This is a spectacular butterfly with a wide distribution across Asia, including Northeast India, Yuenan, Northern Thailand, Burma and Bhutan. It was named after Robert Lidderdale (1835 - 1908), who served as a doctor in the Bengal army and marked it as 'special' within his collection. Following a large forest fire in the Chiang Mai province of Northern Thailand, this particular species was almost wiped out. As a result this sub-species was considered particularly worthy of protection by the World Conservation Organisation (IUCN) and received a trade ban in compliance with the Washington Convention.
Its size is formidable with a wingspan of 10-12cm, while male and females are uniform in size, shape and colour.
Between the months of August and September the butterflies breed and fly high up into the mountains, in order to feast on the umbelliferae (umbrella shaped wild flowers of the carrot, celery and parsley family), between 1500 and 2500 meters.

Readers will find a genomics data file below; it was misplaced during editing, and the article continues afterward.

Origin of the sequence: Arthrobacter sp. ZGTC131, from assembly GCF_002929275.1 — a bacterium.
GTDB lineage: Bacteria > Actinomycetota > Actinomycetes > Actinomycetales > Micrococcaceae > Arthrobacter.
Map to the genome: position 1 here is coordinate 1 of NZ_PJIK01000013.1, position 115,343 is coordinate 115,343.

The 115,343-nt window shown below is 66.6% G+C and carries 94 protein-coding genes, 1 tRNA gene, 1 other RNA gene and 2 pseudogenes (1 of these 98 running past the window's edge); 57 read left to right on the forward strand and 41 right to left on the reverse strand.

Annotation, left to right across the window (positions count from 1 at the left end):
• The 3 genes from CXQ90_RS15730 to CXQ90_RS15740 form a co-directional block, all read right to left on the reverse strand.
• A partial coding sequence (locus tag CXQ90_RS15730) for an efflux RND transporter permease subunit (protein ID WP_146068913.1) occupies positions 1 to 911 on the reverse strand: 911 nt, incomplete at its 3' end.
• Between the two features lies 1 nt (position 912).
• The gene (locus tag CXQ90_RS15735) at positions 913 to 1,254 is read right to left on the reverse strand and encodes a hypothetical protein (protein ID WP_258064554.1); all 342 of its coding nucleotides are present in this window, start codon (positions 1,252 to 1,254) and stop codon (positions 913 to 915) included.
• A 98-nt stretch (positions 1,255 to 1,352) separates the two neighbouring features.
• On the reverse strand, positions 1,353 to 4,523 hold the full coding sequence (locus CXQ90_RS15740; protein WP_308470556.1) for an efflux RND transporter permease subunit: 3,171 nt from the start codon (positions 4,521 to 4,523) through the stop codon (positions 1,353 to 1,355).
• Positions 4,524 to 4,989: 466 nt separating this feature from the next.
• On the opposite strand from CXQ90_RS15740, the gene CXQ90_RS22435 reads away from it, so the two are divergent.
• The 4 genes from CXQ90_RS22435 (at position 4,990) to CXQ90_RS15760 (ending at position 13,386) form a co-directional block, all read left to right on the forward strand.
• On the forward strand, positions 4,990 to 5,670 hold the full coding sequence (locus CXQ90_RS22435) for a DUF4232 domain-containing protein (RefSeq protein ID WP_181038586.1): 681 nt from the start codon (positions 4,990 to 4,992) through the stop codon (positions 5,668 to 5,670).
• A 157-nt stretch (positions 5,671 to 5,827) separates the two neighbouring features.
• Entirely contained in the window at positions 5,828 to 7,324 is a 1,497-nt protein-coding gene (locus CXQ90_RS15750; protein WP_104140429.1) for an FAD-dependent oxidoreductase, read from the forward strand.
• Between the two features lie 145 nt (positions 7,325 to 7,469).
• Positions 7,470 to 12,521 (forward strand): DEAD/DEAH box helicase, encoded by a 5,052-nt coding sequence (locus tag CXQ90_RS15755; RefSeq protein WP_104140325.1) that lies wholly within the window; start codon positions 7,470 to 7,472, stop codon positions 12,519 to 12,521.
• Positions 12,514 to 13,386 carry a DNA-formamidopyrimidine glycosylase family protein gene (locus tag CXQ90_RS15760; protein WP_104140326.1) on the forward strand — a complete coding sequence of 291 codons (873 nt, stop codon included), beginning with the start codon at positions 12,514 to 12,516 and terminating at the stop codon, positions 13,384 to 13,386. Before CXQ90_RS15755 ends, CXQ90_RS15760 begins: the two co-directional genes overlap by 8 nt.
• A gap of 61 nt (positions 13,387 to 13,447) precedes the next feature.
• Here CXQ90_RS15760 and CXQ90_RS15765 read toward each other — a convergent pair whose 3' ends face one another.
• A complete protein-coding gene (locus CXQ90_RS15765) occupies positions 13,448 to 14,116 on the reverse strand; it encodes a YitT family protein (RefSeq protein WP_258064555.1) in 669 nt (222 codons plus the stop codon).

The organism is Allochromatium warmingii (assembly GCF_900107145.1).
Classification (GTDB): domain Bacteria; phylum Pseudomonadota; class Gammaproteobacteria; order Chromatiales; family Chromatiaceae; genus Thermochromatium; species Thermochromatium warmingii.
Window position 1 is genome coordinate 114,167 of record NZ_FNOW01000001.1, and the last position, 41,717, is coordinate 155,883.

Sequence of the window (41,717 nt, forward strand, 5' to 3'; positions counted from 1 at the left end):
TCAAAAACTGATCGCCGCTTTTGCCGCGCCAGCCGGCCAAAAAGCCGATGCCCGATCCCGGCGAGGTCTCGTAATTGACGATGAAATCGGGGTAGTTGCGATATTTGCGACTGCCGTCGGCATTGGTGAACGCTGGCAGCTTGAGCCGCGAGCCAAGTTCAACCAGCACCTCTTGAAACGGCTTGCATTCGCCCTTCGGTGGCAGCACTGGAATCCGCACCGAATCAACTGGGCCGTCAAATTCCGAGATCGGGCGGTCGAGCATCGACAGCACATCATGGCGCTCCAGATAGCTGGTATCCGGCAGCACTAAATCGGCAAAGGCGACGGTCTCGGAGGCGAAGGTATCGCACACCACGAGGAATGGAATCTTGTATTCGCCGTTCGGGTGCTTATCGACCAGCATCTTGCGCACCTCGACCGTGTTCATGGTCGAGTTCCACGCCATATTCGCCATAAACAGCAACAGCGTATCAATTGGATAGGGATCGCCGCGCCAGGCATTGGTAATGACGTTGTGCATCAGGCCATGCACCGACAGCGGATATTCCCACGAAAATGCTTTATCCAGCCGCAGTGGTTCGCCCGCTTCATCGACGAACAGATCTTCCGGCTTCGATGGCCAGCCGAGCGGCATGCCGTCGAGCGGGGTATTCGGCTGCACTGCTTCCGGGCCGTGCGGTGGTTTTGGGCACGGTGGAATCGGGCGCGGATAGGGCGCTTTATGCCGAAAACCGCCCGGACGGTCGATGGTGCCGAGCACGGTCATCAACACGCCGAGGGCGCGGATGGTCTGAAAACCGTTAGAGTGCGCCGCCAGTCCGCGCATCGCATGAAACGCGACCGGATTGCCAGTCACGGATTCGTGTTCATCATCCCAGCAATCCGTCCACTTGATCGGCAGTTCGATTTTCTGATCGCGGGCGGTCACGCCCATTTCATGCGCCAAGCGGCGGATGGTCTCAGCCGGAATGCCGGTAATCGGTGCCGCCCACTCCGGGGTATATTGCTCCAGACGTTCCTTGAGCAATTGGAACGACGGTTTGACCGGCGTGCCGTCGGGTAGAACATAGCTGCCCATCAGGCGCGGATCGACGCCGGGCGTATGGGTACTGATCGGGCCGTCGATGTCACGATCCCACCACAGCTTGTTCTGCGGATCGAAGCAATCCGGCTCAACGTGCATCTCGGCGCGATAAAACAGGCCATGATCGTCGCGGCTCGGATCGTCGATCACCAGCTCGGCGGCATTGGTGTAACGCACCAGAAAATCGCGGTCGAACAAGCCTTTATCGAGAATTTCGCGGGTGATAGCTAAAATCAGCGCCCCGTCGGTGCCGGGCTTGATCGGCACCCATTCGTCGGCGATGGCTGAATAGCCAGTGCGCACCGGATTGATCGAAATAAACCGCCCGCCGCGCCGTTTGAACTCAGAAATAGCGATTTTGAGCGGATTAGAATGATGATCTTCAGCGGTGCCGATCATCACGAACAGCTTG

The slow, mystical and elegant flight of the buterflies is reminiscent to that of a dry leaf being rocked back and forth in a thermal between treetops. A surprise rain shower stops them in flight and they rest on a leaf, covering their coloured eyespots with their forewings.
They lay their eggs from mid-September to October in egg piles on the underside of the leaves of the Aristolochia griffithii, the kaempferia, the Aristolchia manshuriensis, the tree peony shimadaijin and the debilis. The caterpillars are blackish with wart-like spots on the fuselage while the pupation takes place between fallen leaves.
Habitat destruction is the main threat to these beautiful butterflies. However, their unusual shape, distinct colouring, size and rarity, makes them attractive to precious butterfly collectors and retailers, with prices fluctuating between $1300 to $6000 each. The subspecies lidderdalii is legally protected in India under Schedule 11 of the Wildlife Protection act. 1972.